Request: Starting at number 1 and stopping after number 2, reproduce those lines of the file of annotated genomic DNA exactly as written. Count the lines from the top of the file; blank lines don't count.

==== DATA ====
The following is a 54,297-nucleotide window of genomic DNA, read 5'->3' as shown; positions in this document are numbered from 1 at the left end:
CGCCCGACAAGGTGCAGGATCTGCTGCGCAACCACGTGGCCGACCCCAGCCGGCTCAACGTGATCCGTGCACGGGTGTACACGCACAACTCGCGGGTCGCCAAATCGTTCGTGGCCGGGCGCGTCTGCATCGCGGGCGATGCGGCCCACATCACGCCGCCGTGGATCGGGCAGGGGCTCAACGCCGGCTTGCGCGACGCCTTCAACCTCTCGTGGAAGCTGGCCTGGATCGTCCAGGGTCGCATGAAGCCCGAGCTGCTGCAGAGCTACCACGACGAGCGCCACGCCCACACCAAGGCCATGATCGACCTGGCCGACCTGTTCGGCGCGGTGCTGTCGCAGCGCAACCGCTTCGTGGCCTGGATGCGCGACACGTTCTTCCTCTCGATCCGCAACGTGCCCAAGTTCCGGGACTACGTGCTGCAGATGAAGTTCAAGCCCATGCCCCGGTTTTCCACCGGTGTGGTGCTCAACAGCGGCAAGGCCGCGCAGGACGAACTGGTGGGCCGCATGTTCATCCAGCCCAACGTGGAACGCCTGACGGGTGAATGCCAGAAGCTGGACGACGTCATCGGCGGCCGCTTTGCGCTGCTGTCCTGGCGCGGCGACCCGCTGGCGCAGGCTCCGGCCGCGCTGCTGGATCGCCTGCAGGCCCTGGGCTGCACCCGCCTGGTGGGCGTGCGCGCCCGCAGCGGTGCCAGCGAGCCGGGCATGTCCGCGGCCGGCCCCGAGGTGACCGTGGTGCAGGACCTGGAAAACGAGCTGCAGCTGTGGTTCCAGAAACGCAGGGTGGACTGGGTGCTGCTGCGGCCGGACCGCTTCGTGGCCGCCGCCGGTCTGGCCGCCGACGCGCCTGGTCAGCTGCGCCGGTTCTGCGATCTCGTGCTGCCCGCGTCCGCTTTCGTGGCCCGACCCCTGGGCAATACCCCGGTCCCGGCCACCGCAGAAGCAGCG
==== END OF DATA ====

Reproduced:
The following is a 54,297-nucleotide window of genomic DNA, read 5'->3' as shown; positions in this document are numbered from 1 at the left end:
CGCCCGACAAGGTGCAGGATCTGCTGCGCAACCACGTGGCCGACCCCAGCCGGCTCAACGTGATCCGTGCACGGGTGTACACGCACAACTCGCGGGTCGCCAAATCGTTCGTGGCCGGGCGCGTCTGCATCGCGGGCGATGCGGCCCACATCACGCCGCCGTGGATCGGGCAGGGGCTCAACGCCGGCTTGCGCGACGCCTTCAACCTCTCGTGGAAGCTGGCCTGGATCGTCCAGGGTCGCATGAAGCCCGAGCTGCTGCAGAGCTACCACGACGAGCGCCACGCCCACACCAAGGCCATGATCGACCTGGCCGACCTGTTCGGCGCGGTGCTGTCGCAGCGCAACCGCTTCGTGGCCTGGATGCGCGACACGTTCTTCCTCTCGATCCGCAACGTGCCCAAGTTCCGGGACTACGTGCTGCAGATGAAGTTCAAGCCCATGCCCCGGTTTTCCACCGGTGTGGTGCTCAACAGCGGCAAGGCCGCGCAGGACGAACTGGTGGGCCGCATGTTCATCCAGCCCAACGTGGAACGCCTGACGGGTGAATGCCAGAAGCTGGACGACGTCATCGGCGGCCGCTTTGCGCTGCTGTCCTGGCGCGGCGACCCGCTGGCGCAGGCTCCGGCCGCGCTGCTGGATCGCCTGCAGGCCCTGGGCTGCACCCGCCTGGTGGGCGTGCGCGCCCGCAGCGGTGCCAGCGAGCCGGGCATGTCCGCGGCCGGCCCCGAGGTGACCGTGGTGCAGGACCTGGAAAACGAGCTGCAGCTGTGGTTCCAGAAACGCAGGGTGGACTGGGTGCTGCTGCGGCCGGACCGCTTCGTGGCCGCCGCCGGTCTGGCCGCCGACGCGCCTGGTCAGCTGCGCCGGTTCTGCGATCTCGTGCTGCCCGCGTCCGCTTTCGTGGCCCGACCCCTGGGCAATACCCCGGTCCCGGCCACCGCAGAAGCAGCG